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How suicide and crisis hotline 988 is helping communities one year after its launch

It especially helps service mental health needs to rural areas, like Laurens County.

DUBLIN, Ga. — Mental health is already hard enough. Finding the number to call for help shouldn't be.

That's why a year ago, the National Suicide Prevention Lifeline changed its 1-800 number to a new one: 988. 

Community Service Board of Middle Georgia, an outpatient mental health clinic, has promoted it to their community since it launched.

"988 is especially advertised for those rural areas," Community Relations Coordinator Erica Stokes said. 

The outpatient clinic is one of their five clinics that service 16 counties. They also have a stabilization unit, Quentin Price, that services anyone who is actively going through a mental health crisis.

But for how stretched thin they are across those counties, sometimes Quentin Price isn't enough.

"There are only a limited amount of beds. You know there is a chance that somebody may get, I wouldn’t say turned away, but you know, it is first come first serve," Stokes said.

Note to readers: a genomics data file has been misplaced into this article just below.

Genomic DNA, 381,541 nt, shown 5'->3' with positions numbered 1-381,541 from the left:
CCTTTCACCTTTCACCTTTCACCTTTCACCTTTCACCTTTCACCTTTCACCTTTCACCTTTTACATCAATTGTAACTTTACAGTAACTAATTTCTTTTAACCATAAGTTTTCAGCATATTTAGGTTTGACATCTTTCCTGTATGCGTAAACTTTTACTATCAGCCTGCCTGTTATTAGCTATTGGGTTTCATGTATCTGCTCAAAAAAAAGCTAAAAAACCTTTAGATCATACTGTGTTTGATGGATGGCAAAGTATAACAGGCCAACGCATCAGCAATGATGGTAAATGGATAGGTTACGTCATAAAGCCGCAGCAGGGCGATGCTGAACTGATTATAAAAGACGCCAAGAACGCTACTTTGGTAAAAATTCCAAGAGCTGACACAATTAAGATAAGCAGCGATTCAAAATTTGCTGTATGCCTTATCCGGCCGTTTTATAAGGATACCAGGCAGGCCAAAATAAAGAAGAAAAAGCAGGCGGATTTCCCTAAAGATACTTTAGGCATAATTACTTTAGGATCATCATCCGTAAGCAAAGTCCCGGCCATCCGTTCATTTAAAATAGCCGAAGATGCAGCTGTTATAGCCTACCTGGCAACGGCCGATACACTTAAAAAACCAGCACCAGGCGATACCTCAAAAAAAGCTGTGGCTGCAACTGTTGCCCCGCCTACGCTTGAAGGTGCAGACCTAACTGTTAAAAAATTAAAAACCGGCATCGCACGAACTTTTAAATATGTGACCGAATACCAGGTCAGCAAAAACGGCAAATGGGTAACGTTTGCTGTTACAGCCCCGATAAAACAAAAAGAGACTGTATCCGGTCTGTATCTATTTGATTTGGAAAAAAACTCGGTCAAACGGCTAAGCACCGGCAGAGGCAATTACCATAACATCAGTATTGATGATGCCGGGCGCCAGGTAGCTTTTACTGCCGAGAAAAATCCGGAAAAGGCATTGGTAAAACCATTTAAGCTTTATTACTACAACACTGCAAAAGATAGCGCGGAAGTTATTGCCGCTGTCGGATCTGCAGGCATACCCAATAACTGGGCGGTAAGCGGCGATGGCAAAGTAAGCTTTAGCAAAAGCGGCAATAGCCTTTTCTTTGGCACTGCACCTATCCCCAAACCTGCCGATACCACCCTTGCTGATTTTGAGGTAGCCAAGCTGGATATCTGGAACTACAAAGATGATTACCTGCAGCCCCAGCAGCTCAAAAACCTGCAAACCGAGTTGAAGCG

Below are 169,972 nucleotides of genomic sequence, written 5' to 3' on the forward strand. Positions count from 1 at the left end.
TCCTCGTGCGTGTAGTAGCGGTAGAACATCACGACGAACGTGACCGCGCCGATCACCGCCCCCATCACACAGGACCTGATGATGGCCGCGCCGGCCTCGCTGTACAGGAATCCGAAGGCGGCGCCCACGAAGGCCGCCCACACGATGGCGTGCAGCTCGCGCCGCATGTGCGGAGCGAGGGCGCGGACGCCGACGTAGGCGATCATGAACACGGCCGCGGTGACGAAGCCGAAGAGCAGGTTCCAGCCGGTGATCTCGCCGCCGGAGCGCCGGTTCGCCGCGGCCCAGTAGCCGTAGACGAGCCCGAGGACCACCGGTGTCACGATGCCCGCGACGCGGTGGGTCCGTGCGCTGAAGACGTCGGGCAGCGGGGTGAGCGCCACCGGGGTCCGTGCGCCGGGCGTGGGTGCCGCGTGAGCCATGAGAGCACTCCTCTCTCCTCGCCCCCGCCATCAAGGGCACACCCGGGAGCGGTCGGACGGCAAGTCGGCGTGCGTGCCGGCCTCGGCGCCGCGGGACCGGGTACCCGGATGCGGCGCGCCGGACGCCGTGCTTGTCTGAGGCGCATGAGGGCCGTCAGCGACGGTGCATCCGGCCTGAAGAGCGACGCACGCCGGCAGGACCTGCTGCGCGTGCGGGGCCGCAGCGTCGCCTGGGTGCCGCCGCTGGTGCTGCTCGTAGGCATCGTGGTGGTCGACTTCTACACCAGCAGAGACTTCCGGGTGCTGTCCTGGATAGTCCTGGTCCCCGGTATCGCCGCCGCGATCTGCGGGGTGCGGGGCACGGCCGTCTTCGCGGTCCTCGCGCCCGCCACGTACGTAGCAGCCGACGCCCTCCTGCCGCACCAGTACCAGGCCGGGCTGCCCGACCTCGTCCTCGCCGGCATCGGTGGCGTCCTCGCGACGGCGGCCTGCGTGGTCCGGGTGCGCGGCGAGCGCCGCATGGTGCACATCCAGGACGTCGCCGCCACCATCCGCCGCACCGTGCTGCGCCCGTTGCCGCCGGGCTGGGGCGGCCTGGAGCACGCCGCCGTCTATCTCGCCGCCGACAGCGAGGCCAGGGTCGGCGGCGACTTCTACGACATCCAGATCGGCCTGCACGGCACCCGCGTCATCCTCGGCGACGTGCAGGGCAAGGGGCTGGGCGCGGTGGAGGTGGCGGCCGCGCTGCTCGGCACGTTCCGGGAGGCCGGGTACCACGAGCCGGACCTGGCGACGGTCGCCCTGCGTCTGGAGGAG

She said 988 still needs more promotion in the area. 

"I feel that is very important to extend those resources and the more that we can get them out, the more educated people can be," Stokes said.

She's still happy to see more people knowing what it is a year later because it helps her team to get help to people who need additional support. 

"They mainly go into crisis because they’re not exactly sure where to turn to. And in the event that there is a crisis, knowing that there's recourse and even materials, marketing materials, is very important," she said. 

988 is available to call or text 24/7 and is free of charge to use. 

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